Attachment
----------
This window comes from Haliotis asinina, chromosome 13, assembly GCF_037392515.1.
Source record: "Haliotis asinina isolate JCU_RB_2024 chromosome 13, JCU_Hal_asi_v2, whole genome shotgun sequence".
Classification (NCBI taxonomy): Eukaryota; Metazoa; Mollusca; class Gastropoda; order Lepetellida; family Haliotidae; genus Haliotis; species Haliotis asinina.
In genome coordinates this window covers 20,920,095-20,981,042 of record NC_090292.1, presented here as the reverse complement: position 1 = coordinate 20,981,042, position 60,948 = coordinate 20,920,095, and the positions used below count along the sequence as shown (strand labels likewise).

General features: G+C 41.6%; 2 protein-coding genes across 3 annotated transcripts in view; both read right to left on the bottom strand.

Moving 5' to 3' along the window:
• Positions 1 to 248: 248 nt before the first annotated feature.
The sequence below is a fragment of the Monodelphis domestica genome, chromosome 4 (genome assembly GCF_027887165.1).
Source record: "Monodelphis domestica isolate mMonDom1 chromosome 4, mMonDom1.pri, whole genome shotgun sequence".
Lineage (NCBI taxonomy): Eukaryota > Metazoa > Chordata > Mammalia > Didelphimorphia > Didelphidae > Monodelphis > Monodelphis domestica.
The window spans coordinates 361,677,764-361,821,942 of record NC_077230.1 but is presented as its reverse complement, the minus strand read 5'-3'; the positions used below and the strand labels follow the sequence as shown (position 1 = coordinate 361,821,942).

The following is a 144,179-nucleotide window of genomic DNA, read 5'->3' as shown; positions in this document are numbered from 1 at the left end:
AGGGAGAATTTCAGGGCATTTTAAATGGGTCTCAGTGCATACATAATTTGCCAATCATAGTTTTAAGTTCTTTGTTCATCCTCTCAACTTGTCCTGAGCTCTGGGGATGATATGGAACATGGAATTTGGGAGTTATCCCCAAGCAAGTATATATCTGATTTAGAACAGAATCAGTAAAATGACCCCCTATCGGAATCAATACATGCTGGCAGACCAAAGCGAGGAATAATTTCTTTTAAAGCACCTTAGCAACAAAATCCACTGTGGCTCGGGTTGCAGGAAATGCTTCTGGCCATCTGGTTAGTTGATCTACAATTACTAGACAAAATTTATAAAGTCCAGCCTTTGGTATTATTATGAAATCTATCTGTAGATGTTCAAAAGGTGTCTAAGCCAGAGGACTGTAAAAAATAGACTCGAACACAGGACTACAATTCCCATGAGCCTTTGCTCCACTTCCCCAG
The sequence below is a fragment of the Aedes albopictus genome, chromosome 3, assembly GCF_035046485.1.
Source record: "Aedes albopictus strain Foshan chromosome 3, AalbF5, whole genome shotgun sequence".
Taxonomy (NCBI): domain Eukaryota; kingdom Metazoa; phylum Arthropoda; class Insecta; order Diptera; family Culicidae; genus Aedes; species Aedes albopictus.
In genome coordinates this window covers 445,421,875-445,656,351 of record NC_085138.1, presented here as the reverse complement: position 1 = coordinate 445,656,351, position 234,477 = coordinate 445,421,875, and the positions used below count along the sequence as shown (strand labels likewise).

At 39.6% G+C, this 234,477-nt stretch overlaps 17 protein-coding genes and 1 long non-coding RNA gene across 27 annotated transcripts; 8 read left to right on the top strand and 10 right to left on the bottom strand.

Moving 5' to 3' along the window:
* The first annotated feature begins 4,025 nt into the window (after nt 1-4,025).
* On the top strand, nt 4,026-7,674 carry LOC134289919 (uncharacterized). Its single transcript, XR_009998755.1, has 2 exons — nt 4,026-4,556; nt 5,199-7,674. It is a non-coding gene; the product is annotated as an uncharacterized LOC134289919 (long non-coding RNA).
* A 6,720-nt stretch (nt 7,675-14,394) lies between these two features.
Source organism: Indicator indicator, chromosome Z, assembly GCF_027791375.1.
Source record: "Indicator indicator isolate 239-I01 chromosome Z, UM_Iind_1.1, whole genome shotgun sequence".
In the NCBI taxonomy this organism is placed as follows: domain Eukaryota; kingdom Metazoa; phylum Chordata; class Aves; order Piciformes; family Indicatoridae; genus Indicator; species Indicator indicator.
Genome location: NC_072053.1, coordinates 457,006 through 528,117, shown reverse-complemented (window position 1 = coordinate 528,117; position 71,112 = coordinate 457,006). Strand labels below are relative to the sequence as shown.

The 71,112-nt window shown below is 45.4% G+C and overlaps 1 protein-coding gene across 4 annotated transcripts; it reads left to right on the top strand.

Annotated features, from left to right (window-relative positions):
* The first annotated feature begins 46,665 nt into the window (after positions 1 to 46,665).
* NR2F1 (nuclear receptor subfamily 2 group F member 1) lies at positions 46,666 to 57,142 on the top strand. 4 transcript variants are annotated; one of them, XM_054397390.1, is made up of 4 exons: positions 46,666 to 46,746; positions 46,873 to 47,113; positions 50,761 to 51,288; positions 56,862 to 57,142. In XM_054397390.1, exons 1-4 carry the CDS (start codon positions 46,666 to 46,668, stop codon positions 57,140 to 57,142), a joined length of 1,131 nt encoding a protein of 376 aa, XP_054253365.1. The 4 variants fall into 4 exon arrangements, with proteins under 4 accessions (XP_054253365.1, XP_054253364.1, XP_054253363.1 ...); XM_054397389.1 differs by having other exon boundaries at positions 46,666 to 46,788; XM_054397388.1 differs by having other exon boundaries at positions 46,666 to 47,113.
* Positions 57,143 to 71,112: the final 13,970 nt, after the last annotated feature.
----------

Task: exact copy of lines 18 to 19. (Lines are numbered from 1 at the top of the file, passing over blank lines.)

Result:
At 39.6% G+C, this 234,477-nt stretch overlaps 17 protein-coding genes and 1 long non-coding RNA gene across 27 annotated transcripts; 8 read left to right on the top strand and 10 right to left on the bottom strand.

Moving 5' to 3' along the window: